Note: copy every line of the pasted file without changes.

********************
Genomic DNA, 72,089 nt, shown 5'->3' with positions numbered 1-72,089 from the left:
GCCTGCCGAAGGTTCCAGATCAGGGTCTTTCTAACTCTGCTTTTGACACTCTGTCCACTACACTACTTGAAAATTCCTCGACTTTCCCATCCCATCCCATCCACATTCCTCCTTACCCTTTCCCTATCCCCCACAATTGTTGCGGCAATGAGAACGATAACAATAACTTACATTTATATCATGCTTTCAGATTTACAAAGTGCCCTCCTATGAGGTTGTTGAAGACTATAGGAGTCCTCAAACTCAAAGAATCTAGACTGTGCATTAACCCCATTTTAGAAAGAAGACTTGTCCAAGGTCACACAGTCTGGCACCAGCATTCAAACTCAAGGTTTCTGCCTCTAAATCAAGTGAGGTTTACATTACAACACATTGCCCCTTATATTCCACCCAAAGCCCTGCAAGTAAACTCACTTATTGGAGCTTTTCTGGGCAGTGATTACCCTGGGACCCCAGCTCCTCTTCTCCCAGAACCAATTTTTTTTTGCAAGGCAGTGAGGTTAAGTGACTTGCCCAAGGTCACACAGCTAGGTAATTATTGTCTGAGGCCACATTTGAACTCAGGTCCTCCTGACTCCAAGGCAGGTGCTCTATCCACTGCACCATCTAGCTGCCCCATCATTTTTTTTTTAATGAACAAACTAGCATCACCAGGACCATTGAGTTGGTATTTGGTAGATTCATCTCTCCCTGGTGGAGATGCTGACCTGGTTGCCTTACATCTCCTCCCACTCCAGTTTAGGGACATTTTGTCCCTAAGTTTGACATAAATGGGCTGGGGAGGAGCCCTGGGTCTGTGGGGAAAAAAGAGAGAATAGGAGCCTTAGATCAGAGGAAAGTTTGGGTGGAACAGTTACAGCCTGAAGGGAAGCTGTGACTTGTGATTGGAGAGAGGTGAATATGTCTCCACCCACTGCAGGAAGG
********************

Genomic DNA, 72,089 nt, shown 5'->3' with positions numbered 1-72,089 from the left:
GCCTGCCGAAGGTTCCAGATCAGGGTCTTTCTAACTCTGCTTTTGACACTCTGTCCACTACACTACTTGAAAATTCCTCGACTTTCCCATCCCATCCCATCCACATTCCTCCTTACCCTTTCCCTATCCCCCACAATTGTTGCGGCAATGAGAACGATAACAATAACTTACATTTATATCATGCTTTCAGATTTACAAAGTGCCCTCCTATGAGGTTGTTGAAGACTATAGGAGTCCTCAAACTCAAAGAATCTAGACTGTGCATTAACCCCATTTTAGAAAGAAGACTTGTCCAAGGTCACACAGTCTGGCACCAGCATTCAAACTCAAGGTTTCTGCCTCTAAATCAAGTGAGGTTTACATTACAACACATTGCCCCTTATATTCCACCCAAAGCCCTGCAAGTAAACTCACTTATTGGAGCTTTTCTGGGCAGTGATTACCCTGGGACCCCAGCTCCTCTTCTCCCAGAACCAATTTTTTTTTGCAAGGCAGTGAGGTTAAGTGACTTGCCCAAGGTCACACAGCTAGGTAATTATTGTCTGAGGCCACATTTGAACTCAGGTCCTCCTGACTCCAAGGCAGGTGCTCTATCCACTGCACCATCTAGCTGCCCCATCATTTTTTTTTTAATGAACAAACTAGCATCACCAGGACCATTGAGTTGGTATTTGGTAGATTCATCTCTCCCTGGTGGAGATGCTGACCTGGTTGCCTTACATCTCCTCCCACTCCAGTTTAGGGACATTTTGTCCCTAAGTTTGACATAAATGGGCTGGGGAGGAGCCCTGGGTCTGTGGGGAAAAAAGAGAGAATAGGAGCCTTAGATCAGAGGAAAGTTTGGGTGGAACAGTTACAGCCTGAAGGGAAGCTGTGACTTGTGATTGGAGAGAGGTGAATATGTCTCCACCCACTGCAGGAAGG